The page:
Somehow in my extensive history with boardgames, I’ve never actually played Medici before. It’s gotten some play recently in the group, though, and I was really happy to finally sit down and try it out as well at Extra Life. Of course, I had no foggy clue how to value lots or anything, so I had no real chance to win, but it was still a very interesting game. Just the sheer efficiency and single-mindedness of having a pure auction game where you’re bidding with what are effectively your victory points is pretty impressive, and there are still enough bells and whistles thrown in to keep it interesting as well.
The only real downside of the game is the horrible graphic design, with confusing colors and spaces that are too small for the tracking tokens. And while we were playing the Rio Grande version, I understand that there isn’t really a “good” version of the game with regards to appearance. So while I’ll be happy to play it almost anytime, maybe I’ll hold out on buying it until someone reprints a more usable version.
Time: 45 minutes
Score: Ian 108, Sceadeau 102, Tom* 95, Norton* 55, Shawn 55
Ratings: Ian 8, Sceadeau 7, Tom 8, Norton 8, Shawn 8
Star Wars: X-Wing Miniatures
I’ve missed way too many game nights recently, so I feel very behind on playing X-Wing Minis. I brought along my stuff, though, and Shawn was happy to join me in a couple of games. Even though he hadn’t played before, Neil also joined in our first one, taking some of Shawn’s forces on the Rebel side.
So for the first session, we played out Mission #1, which has the rebel squadron escorting a diplomatic shuttle across the board while the Imperial forces try to destroy it. Shawn’s squadron list looked like this: Luke (X-Wing), Rookie Pilot (X-Wing), Gold Squadron Pilot (Y-Wing), Gray Squadron Pilot (Y-Wing) with R2-D2, Marksmanship, Ion Cannon, and the R2 Astromech. On my side, I ran: Darth Vader (TIE Advanced), Howlrunner, Mauler Mithel, Backstabber, & Academy Pilot (all TIE’s) with Concussion Missiles, Squad Leader, & Swarm Tactics.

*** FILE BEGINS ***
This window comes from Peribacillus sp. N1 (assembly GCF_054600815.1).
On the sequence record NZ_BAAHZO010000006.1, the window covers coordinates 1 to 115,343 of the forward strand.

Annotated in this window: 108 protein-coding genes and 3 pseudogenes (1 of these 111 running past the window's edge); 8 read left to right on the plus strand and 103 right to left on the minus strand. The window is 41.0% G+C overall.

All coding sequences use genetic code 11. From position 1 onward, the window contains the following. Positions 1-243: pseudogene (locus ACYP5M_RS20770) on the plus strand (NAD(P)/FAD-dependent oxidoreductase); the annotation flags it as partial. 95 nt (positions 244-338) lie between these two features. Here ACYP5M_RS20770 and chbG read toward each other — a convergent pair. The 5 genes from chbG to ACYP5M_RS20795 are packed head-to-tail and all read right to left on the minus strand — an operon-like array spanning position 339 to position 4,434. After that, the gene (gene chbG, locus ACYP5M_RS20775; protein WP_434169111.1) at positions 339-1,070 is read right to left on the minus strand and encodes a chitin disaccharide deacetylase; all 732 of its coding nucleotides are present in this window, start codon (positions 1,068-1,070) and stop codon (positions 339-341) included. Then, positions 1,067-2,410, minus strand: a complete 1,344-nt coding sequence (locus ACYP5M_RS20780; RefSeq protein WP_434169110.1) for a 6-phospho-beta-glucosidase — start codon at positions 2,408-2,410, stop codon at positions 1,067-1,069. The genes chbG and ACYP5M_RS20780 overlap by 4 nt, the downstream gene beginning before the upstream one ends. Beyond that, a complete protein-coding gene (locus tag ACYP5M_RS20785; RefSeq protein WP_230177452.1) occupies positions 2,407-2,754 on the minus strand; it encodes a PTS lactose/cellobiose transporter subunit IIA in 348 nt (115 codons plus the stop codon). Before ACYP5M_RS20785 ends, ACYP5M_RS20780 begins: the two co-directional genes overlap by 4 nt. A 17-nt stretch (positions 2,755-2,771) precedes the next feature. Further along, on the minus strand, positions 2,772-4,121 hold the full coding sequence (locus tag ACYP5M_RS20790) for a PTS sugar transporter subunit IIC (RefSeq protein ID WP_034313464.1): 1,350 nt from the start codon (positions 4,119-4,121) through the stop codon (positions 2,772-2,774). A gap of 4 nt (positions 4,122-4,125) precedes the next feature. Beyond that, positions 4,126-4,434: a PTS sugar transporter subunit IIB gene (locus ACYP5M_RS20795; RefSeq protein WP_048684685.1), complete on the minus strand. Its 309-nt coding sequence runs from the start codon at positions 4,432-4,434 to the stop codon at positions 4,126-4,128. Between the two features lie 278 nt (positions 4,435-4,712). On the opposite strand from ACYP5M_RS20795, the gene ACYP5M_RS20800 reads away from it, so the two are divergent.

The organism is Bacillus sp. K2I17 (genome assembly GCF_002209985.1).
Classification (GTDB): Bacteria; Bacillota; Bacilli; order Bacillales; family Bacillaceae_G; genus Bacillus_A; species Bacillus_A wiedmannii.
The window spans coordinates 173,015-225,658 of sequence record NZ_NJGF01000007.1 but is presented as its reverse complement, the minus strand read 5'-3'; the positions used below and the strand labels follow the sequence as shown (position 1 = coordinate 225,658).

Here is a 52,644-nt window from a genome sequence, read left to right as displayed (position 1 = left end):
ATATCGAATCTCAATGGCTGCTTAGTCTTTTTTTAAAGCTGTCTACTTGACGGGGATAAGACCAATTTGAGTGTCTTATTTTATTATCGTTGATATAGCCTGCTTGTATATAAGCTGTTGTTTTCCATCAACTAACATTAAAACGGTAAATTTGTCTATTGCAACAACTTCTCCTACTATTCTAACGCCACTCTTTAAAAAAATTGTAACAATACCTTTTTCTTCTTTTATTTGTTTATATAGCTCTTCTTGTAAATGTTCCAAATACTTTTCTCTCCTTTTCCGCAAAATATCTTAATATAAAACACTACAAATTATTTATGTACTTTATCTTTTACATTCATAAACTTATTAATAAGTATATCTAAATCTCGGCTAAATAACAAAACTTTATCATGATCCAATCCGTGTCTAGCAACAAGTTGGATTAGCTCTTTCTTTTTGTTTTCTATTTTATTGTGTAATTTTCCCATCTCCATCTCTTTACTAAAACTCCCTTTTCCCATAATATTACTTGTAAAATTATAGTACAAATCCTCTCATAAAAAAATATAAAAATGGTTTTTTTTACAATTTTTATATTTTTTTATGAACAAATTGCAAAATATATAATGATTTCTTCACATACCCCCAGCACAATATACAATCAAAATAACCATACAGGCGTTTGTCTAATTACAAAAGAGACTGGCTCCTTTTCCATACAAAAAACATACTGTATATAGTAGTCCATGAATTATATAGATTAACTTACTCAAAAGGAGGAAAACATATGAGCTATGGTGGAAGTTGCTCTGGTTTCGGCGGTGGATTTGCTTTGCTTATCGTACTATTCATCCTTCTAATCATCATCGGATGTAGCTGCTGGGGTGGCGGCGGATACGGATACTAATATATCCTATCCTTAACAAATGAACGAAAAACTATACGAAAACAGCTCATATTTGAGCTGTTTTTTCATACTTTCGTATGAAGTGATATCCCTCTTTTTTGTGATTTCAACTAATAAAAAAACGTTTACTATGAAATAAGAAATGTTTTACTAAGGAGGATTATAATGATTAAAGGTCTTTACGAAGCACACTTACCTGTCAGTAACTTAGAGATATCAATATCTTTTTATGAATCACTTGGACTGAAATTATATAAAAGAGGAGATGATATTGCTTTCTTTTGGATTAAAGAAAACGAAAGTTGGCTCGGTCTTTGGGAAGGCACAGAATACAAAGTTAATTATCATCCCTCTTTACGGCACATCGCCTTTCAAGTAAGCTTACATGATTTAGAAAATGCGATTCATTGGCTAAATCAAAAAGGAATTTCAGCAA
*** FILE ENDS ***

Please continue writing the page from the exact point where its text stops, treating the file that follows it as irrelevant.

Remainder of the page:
It was pretty brutal. Since the Empire gets to replace any lost ships with more Academy Pilots, I was pretty reckless in advancing and single-mindedly attacking the shuttle. Shawn did a good job of taking out two of my special pilots, with Luke blowing one out of the sky with one freaking shot! But Shawn probably got a little too aggressive overall with his X-Wings (and Luke couldn’t hit a thing for the rest of the game), working too much to kill me off and not enough to protect the shuttle. So in the end, Vader and Backstabber got in some point-blank shots that blew the shuttle to pieces only about 1/3 of its way across the board.
Neil then bowed out, so Shawn and I just set up a 1:1 battle using pretty much the same forces in an asteroid field. We didn’t really use any scenario, but just planned on blowing each other up. Despite Luke flying a lot better and tailing Vader all game long, I still managed to get the advantage and pick off the Rebel scum one by one.
Time: 51 & 91 minutes
Mission #1: Norton (Empire) – Win; Shawn & Neil* (Rebels) – Lose
Asteroid Battle: Norton (Empire) – Win; Shawn (Rebels) – Lose
Ratings: Norton 9, Shawn 10, Neil* 7
I’m really loving X-Wing Minis. I’m also learning that there’s a really good reason that real pilots fly in formation. The ability to fight as one concerted force, rather than a bunch of single, smaller threats, is just amazing. And the speed and maneuverability of the TIE’s is amazing, and along with the superior numbers that they also usually have, they seem to be at least a match for the stronger and better-armored rebel ships. But I definitely need to play more on the Rebel side to see what I can do from over there as well…